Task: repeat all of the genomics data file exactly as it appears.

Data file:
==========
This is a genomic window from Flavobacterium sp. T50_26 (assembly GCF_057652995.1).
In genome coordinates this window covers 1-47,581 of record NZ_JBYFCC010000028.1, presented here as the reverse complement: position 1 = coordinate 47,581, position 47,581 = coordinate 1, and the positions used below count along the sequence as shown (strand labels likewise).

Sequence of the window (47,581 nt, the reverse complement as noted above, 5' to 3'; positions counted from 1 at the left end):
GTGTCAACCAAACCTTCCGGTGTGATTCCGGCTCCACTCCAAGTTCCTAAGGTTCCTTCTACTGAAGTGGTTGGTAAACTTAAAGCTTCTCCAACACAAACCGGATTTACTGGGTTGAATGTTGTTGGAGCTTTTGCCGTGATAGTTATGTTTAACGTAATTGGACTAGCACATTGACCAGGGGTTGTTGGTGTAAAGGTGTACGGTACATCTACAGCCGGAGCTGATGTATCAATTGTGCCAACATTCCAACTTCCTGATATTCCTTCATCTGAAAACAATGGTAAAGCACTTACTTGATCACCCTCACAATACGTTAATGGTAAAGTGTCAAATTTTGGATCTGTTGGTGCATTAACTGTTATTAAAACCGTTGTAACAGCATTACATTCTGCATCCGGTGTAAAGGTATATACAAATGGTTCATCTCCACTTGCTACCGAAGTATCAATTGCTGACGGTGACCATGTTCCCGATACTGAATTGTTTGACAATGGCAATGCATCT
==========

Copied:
This is a genomic window from Flavobacterium sp. T50_26 (assembly GCF_057652995.1).
In genome coordinates this window covers 1-47,581 of record NZ_JBYFCC010000028.1, presented here as the reverse complement: position 1 = coordinate 47,581, position 47,581 = coordinate 1, and the positions used below count along the sequence as shown (strand labels likewise).

Sequence of the window (47,581 nt, the reverse complement as noted above, 5' to 3'; positions counted from 1 at the left end):
GTGTCAACCAAACCTTCCGGTGTGATTCCGGCTCCACTCCAAGTTCCTAAGGTTCCTTCTACTGAAGTGGTTGGTAAACTTAAAGCTTCTCCAACACAAACCGGATTTACTGGGTTGAATGTTGTTGGAGCTTTTGCCGTGATAGTTATGTTTAACGTAATTGGACTAGCACATTGACCAGGGGTTGTTGGTGTAAAGGTGTACGGTACATCTACAGCCGGAGCTGATGTATCAATTGTGCCAACATTCCAACTTCCTGATATTCCTTCATCTGAAAACAATGGTAAAGCACTTACTTGATCACCCTCACAATACGTTAATGGTAAAGTGTCAAATTTTGGATCTGTTGGTGCATTAACTGTTATTAAAACCGTTGTAACAGCATTACATTCTGCATCCGGTGTAAAGGTATATACAAATGGTTCATCTCCACTTGCTACCGAAGTATCAATTGCTGACGGTGACCATGTTCCCGATACTGAATTGTTTGACAATGGCAATGCATCT